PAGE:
With the world’s resources running thin, the human population on track to be reaching 10Bn by 2050, and 800M people already estimated to have insufficient food, agricultural optimisation is a difficult but necessary task. Doing so in a manner that doesn’t damage the planet is even harder. New technologies are transforming the process of crop and animal management, with drones offering real-time visual insights into flock management and plant health, sensors constantly monitoring soil quality, advanced robotics starting to grow foods without human input and artificial intelligence optimising the use of resources. This track will present cutting-edge use cases of technology deployment in agriculture and consider what could be done to make food production more efficient – and more sustainable.
Programme Manager, Allia
Business Development Manager, 30MHz
Cofounder and CEO, Breedr
CTO and Co-founder, LettUs Grow
Agri-Food Looks Outwards to Embrace the Digital Revolution
Agri-food is one of the last sectors of the economy to become fully digitised despite exhaustive requirements from regulators, retailers and others in the value chain for data. This creates a major opportunity for non-traditional players to support the industry, as will be shown at the CW International Conference on 26 June.
Farming is data rich, but often this information is in silos, collected for a specific purpose and then not accessible for reuse. Additionally much data is still collected on paper or simple spreadsheets and analysis and deeper insights are not easily available.
Transparency and traceability are vital for quality assurance and improved tools for prediction could greatly benefit the sector.
Agriculture is a high-tech industry, increasingly some of the most advanced (and expensive) technologies can be found on the farm, in dairies and in processing factories. This includes: drones and imaging to enable real-time crop yield mapping, robotic harvesters to provide 24/7 attention and use of earth observation solutions to monitor and manage plants and animals.
The digitalisation of agriculture is not new – for years UK farmers have had to comply with strict regulations recording the application of crop inputs, movement of livestock and interventions for countryside management. These records are managed online via various Government and private sector portals, so agriculture is already a highly data rich industry.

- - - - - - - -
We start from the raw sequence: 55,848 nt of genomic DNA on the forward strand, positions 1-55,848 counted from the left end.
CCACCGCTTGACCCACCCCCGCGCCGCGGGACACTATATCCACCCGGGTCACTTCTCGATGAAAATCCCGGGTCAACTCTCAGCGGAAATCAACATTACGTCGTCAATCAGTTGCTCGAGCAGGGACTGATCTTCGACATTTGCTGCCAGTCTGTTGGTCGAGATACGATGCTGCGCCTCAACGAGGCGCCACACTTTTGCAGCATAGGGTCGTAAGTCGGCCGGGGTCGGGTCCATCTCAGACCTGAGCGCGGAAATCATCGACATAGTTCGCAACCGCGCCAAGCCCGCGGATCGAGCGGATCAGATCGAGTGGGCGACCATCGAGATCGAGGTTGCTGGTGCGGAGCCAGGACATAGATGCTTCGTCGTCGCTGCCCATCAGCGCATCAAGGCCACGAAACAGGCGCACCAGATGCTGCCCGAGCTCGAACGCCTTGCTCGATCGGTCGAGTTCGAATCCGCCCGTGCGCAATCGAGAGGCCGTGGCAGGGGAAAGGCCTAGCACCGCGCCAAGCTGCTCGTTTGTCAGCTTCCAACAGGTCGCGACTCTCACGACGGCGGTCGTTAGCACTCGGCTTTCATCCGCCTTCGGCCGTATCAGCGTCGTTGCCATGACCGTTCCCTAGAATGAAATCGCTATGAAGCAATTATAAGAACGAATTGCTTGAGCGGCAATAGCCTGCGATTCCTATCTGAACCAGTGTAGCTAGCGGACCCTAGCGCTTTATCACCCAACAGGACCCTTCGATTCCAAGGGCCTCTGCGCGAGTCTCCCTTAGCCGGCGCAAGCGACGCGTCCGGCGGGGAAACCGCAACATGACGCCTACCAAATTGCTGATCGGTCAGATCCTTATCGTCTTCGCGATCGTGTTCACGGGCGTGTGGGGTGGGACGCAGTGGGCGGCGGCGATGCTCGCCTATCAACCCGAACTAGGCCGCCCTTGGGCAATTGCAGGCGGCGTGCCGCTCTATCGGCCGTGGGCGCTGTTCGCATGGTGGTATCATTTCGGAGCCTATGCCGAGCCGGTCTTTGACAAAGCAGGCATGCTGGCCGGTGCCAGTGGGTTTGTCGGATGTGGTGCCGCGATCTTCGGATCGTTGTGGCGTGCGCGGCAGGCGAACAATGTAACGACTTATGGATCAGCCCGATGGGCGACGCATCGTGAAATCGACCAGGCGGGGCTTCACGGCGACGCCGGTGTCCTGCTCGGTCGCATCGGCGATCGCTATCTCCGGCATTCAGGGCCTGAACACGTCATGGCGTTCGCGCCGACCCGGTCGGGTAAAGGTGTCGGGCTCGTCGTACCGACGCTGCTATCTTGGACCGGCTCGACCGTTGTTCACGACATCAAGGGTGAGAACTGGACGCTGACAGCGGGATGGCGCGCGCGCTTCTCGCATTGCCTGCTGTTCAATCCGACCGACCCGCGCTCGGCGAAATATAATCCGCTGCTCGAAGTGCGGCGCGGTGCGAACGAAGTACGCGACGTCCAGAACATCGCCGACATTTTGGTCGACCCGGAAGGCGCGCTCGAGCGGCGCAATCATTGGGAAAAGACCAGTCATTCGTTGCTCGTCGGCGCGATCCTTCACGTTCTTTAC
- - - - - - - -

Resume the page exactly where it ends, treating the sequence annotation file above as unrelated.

Mapping of fields for changes in the soil type, drainage and weed burden has meant that most farm offices have walls papered with brightly-coloured images showing different areas of fields needing (ideally) different management regimes.
But the 4th agricultural revolution currently underway is seeing this data being used more effectively to help inform on-farm decisions, as well as capturing information at a much higher level of granularity than ever before.
The ability to deploy precision techniques to different parts of a field, or to provide a health intervention to an individual animal or bird, is creating a major opportunity to increase efficiency, welfare and help increase environmental sustainability. More tools and better techniques are required to help farmers gain actionable insights.
Decades of weather and yield data are being used to inform predictive growth models for crops such as potatoes, wheat, sugar beet and salad crops. These models will, in time, enable a reduction in “just in case” over-planting to meet demand and reducing waste from over-supply; currently a major issue for the industry.
Importantly, as agri-food supply chains become increasingly global and commoditised, predictions for anticipated yields from individual farms, regions or countries will help inform and improve management of the massively complex movements of food products and ingredients around the world from farm to fork.
Issues of trust and provenance are never far away when it comes to food, farming and countryside management, and new tools such as blockchain have the potential to ensure good practices by farmers globally, supporting full traceability of the product until it reaches the consumer.
Already being applied to the production of tea, blockchain is potentially poised to disrupt the industry in unprecedented ways to help manage the supply chains more efficiently and provide complete oversight of everyone handling the product.
Agriculture has suffered from a reputation of being low value, low tech and being undertaken by lower skilled people. Nothing could be further from the truth.
Technology is increasingly being used to vary the application rate of seed and crop protection products across different parts of a field according to need. The same precision is now being applied to livestock; aligning feed rations and medications to the health status of individual animals. Agri-food is an industry that is embracing the digital economy.
The opportunities within the sector are increasing and there has been significant investment over recent years. This is why Agri-Tech East, an independent business-led membership organisation and Allia, a social enterprise facilitator, are delighted to present the agri-tech session at the CW International Conference: ‘Digitising Industry’ this year and provide an introduction to this vibrant sector. We have a great story to tell – and have assembled a team of highly qualified speakers to present this message, including:
- Stevie Archer, Business Engineer, 30MHz
- Ian Wheal, CEO & Co-Founder, Breedr
Ben Crowther, CTO & Co-Founder, LettusGrow
We look forward to meeting you there. People who are new to agriculture are also invited to Agri-Tech East’s whistle-stop tour with insights into the industry and its needs and opportunities at our “Agriculture 101” session on September 17th at the Future Business Centre in Cambridge.